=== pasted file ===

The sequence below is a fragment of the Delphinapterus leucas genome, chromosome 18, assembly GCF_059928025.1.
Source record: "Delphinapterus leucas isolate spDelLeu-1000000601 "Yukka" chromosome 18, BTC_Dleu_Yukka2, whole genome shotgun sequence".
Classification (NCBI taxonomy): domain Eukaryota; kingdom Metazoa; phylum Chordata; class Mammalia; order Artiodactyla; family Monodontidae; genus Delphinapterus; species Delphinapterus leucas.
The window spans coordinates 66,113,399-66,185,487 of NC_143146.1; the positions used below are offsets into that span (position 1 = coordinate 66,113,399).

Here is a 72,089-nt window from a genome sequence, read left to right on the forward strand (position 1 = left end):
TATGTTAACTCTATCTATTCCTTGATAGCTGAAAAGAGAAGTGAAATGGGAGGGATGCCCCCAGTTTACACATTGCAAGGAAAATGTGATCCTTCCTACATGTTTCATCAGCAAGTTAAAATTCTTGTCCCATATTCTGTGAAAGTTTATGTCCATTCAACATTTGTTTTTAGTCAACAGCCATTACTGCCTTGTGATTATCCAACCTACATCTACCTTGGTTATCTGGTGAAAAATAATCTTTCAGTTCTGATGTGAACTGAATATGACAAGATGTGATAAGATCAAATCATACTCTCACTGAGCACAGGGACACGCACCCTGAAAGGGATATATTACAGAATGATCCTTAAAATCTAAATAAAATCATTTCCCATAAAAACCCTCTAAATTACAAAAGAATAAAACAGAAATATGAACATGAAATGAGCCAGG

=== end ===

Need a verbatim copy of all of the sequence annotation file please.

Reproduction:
The sequence below is a fragment of the Delphinapterus leucas genome, chromosome 18, assembly GCF_059928025.1.
Source record: "Delphinapterus leucas isolate spDelLeu-1000000601 "Yukka" chromosome 18, BTC_Dleu_Yukka2, whole genome shotgun sequence".
Classification (NCBI taxonomy): domain Eukaryota; kingdom Metazoa; phylum Chordata; class Mammalia; order Artiodactyla; family Monodontidae; genus Delphinapterus; species Delphinapterus leucas.
The window spans coordinates 66,113,399-66,185,487 of NC_143146.1; the positions used below are offsets into that span (position 1 = coordinate 66,113,399).

Here is a 72,089-nt window from a genome sequence, read left to right on the forward strand (position 1 = left end):
TATGTTAACTCTATCTATTCCTTGATAGCTGAAAAGAGAAGTGAAATGGGAGGGATGCCCCCAGTTTACACATTGCAAGGAAAATGTGATCCTTCCTACATGTTTCATCAGCAAGTTAAAATTCTTGTCCCATATTCTGTGAAAGTTTATGTCCATTCAACATTTGTTTTTAGTCAACAGCCATTACTGCCTTGTGATTATCCAACCTACATCTACCTTGGTTATCTGGTGAAAAATAATCTTTCAGTTCTGATGTGAACTGAATATGACAAGATGTGATAAGATCAAATCATACTCTCACTGAGCACAGGGACACGCACCCTGAAAGGGATATATTACAGAATGATCCTTAAAATCTAAATAAAATCATTTCCCATAAAAACCCTCTAAATTACAAAAGAATAAAACAGAAATATGAACATGAAATGAGCCAGG